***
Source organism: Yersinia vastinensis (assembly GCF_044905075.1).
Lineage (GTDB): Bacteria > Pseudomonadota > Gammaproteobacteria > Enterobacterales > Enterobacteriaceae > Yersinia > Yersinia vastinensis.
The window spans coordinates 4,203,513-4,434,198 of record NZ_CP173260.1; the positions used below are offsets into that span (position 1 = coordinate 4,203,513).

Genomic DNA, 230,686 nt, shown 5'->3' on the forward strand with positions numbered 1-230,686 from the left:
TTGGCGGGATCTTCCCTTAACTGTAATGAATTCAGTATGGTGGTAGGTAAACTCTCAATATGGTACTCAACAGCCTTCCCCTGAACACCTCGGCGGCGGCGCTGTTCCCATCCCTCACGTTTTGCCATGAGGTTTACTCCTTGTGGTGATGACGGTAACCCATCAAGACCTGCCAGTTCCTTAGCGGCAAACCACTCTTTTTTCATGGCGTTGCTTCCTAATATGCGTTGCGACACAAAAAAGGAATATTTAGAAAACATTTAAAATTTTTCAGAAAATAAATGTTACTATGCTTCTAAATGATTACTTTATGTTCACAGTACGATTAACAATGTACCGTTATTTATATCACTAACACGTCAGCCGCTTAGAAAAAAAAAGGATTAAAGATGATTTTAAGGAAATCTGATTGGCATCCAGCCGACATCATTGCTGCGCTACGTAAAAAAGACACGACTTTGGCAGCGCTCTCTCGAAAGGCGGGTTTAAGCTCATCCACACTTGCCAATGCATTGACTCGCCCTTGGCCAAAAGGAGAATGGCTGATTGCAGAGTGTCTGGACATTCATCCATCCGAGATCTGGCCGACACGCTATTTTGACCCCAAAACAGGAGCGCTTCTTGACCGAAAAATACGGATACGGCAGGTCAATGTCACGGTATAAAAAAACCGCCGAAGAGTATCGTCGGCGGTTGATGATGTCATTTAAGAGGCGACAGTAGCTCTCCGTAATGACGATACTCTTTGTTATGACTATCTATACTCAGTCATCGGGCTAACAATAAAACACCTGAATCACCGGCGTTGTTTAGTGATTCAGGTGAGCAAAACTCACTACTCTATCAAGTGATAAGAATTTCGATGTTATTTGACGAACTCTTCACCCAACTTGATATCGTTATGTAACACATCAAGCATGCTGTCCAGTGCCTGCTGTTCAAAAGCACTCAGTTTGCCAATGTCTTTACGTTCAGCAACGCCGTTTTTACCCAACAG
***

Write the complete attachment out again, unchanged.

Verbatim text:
Source organism: Yersinia vastinensis (assembly GCF_044905075.1).
Lineage (GTDB): Bacteria > Pseudomonadota > Gammaproteobacteria > Enterobacterales > Enterobacteriaceae > Yersinia > Yersinia vastinensis.
The window spans coordinates 4,203,513-4,434,198 of record NZ_CP173260.1; the positions used below are offsets into that span (position 1 = coordinate 4,203,513).

Genomic DNA, 230,686 nt, shown 5'->3' on the forward strand with positions numbered 1-230,686 from the left:
TTGGCGGGATCTTCCCTTAACTGTAATGAATTCAGTATGGTGGTAGGTAAACTCTCAATATGGTACTCAACAGCCTTCCCCTGAACACCTCGGCGGCGGCGCTGTTCCCATCCCTCACGTTTTGCCATGAGGTTTACTCCTTGTGGTGATGACGGTAACCCATCAAGACCTGCCAGTTCCTTAGCGGCAAACCACTCTTTTTTCATGGCGTTGCTTCCTAATATGCGTTGCGACACAAAAAAGGAATATTTAGAAAACATTTAAAATTTTTCAGAAAATAAATGTTACTATGCTTCTAAATGATTACTTTATGTTCACAGTACGATTAACAATGTACCGTTATTTATATCACTAACACGTCAGCCGCTTAGAAAAAAAAAGGATTAAAGATGATTTTAAGGAAATCTGATTGGCATCCAGCCGACATCATTGCTGCGCTACGTAAAAAAGACACGACTTTGGCAGCGCTCTCTCGAAAGGCGGGTTTAAGCTCATCCACACTTGCCAATGCATTGACTCGCCCTTGGCCAAAAGGAGAATGGCTGATTGCAGAGTGTCTGGACATTCATCCATCCGAGATCTGGCCGACACGCTATTTTGACCCCAAAACAGGAGCGCTTCTTGACCGAAAAATACGGATACGGCAGGTCAATGTCACGGTATAAAAAAACCGCCGAAGAGTATCGTCGGCGGTTGATGATGTCATTTAAGAGGCGACAGTAGCTCTCCGTAATGACGATACTCTTTGTTATGACTATCTATACTCAGTCATCGGGCTAACAATAAAACACCTGAATCACCGGCGTTGTTTAGTGATTCAGGTGAGCAAAACTCACTACTCTATCAAGTGATAAGAATTTCGATGTTATTTGACGAACTCTTCACCCAACTTGATATCGTTATGTAACACATCAAGCATGCTGTCCAGTGCCTGCTGTTCAAAAGCACTCAGTTTGCCAATGTCTTTACGTTCAGCAACGCCGTTTTTACCCAACAG